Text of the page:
As part of the last comprehensive tax reform plan was passed in the 1980s, taxes on money made from investment and work were equalized. In the intervening years, the rates have substantially diverged. It’s now quite possible for workers to pay twice as much (or more) in taxes as heirs living off the same amount of investment income.
Bloomberg took a look at this phenomenon in a recent article. They found that while there was no grand plan to arrive at this inequity, there are now efforts by Congressional Republicans to enshrine it even further. House Speaker Paul Ryan has circulated a social media graphic of a draft “postcard” tax filing system. The only rate or other hard number included in it is an instruction that literally calls for investment income to be divided in half before being counted alongside wages towards your total income.
Wages for American workers have been stagnant for 40 years. By some measures, 99 percent of new income is going to the top one percent of earners. Given this, there is no reason to rig the tax code even further in favor of those fortunate enough to be living off of investment income. This is particularly true since, as the Bloomberg article points out, the middle class is largely already sheltered from any increases in the investment tax rate.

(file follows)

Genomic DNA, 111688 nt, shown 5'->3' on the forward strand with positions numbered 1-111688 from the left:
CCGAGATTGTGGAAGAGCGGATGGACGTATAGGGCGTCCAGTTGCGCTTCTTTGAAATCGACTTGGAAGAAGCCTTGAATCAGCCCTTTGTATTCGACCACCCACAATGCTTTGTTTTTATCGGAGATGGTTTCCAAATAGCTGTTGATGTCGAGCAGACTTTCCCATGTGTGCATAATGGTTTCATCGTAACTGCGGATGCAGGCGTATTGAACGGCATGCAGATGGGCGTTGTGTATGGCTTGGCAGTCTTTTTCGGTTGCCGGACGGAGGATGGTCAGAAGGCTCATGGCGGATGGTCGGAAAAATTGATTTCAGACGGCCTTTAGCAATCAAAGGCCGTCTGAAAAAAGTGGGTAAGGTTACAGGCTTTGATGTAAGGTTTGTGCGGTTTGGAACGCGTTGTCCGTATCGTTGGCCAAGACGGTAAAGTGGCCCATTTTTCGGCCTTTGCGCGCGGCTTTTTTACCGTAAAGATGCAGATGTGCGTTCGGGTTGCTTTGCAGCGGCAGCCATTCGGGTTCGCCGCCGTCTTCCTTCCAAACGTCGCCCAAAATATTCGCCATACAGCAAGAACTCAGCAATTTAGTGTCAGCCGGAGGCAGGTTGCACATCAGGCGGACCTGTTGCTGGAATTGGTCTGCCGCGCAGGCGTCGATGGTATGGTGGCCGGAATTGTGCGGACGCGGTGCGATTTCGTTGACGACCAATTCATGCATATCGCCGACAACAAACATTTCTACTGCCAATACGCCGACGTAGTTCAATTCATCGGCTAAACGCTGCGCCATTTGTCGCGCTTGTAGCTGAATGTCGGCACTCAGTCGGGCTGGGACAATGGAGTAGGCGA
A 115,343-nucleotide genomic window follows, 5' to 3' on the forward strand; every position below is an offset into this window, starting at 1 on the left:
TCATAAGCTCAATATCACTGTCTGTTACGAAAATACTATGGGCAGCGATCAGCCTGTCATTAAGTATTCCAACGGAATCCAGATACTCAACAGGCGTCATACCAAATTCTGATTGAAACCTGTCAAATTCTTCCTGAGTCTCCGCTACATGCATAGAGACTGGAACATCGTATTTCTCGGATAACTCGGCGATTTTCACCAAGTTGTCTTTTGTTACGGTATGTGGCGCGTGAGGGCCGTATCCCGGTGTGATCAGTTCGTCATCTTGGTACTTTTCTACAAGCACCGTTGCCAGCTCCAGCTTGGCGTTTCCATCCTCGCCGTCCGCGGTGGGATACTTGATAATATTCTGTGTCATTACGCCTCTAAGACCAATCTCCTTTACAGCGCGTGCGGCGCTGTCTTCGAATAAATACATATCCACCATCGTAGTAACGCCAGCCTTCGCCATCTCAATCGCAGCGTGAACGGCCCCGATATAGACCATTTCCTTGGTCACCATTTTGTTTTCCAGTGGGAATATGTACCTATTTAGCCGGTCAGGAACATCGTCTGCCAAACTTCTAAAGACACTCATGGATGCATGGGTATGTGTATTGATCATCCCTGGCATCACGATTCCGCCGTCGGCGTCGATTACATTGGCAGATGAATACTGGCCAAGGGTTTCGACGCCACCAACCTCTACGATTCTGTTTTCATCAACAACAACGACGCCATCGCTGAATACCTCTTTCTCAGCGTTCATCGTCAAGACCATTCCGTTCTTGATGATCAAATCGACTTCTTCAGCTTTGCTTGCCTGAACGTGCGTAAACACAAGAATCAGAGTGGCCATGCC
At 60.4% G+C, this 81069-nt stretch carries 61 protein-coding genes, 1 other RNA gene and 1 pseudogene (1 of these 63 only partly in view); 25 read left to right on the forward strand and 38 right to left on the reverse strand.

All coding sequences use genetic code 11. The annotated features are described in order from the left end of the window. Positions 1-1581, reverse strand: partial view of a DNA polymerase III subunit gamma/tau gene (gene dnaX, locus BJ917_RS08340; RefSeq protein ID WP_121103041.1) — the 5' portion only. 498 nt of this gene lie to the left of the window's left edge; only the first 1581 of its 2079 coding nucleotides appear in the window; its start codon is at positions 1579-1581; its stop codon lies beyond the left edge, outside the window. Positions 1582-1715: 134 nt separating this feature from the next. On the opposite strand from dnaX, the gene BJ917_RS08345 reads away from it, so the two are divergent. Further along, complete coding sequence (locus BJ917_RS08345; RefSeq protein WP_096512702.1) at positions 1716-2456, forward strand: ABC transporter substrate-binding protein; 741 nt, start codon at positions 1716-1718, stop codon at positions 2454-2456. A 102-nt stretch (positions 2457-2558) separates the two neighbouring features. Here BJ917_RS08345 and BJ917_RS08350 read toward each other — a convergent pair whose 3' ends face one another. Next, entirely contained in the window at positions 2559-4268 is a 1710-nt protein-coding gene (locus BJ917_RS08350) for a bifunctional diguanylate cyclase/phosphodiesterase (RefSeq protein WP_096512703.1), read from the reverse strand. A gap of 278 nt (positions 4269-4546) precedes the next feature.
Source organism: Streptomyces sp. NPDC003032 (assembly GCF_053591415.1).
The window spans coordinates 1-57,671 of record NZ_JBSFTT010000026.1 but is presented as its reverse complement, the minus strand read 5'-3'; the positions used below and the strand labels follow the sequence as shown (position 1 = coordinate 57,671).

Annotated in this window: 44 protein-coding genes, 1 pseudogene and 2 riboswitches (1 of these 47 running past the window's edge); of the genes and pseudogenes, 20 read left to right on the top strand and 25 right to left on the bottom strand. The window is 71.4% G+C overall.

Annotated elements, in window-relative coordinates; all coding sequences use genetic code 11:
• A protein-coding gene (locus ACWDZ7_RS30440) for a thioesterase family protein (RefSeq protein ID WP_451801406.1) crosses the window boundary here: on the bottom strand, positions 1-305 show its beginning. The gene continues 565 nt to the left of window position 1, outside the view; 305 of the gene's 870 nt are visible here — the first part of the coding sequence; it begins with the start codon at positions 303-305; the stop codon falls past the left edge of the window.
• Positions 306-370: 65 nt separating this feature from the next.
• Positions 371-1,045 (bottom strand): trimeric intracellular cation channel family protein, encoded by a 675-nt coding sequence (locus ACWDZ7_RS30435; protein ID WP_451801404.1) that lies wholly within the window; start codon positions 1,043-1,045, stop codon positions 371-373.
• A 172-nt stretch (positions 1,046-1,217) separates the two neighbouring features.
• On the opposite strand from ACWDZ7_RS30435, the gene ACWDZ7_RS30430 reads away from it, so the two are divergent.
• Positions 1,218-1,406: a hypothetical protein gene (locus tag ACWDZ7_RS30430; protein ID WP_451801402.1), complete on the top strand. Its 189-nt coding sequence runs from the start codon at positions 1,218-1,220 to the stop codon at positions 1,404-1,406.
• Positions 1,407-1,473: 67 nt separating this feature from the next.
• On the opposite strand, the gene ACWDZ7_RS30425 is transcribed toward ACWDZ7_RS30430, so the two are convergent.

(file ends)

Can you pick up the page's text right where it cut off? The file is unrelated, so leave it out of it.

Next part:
Despite this, expect arguments against bringing parity back to the tax rates paid by workers and investors to be framed as benefiting overachieving blue collar families. For evidence, look no further than President Donald Trump’s recent attempt to frame a promise to eliminate the inheritance tax as a benefit for North Dakota “family farmers.” In fact, a North Dakotan couple inheriting a $10.5 million dollar farm or “small” business from their parents would pay zero dollars in federal estate taxes.
As part of the Take on Wall Street coalition, Public Citizen is ramping up our work advocating for fair tax reform. One key reform we’re focusing on is removing the carried interest loophole. Carried interest refers to the money that hedge fund managers make by charging clients a portion of the profits their portfolio make. Instead of being taxed at traditional compensation rates, hedge fund managers are allowed to pay the much lower investment rates. Annually, this ends up costing taxpayers $18 billion dollars a year, all of which goes to 2,000 or so hedge fund manager. To learn more, sign-up for email updates.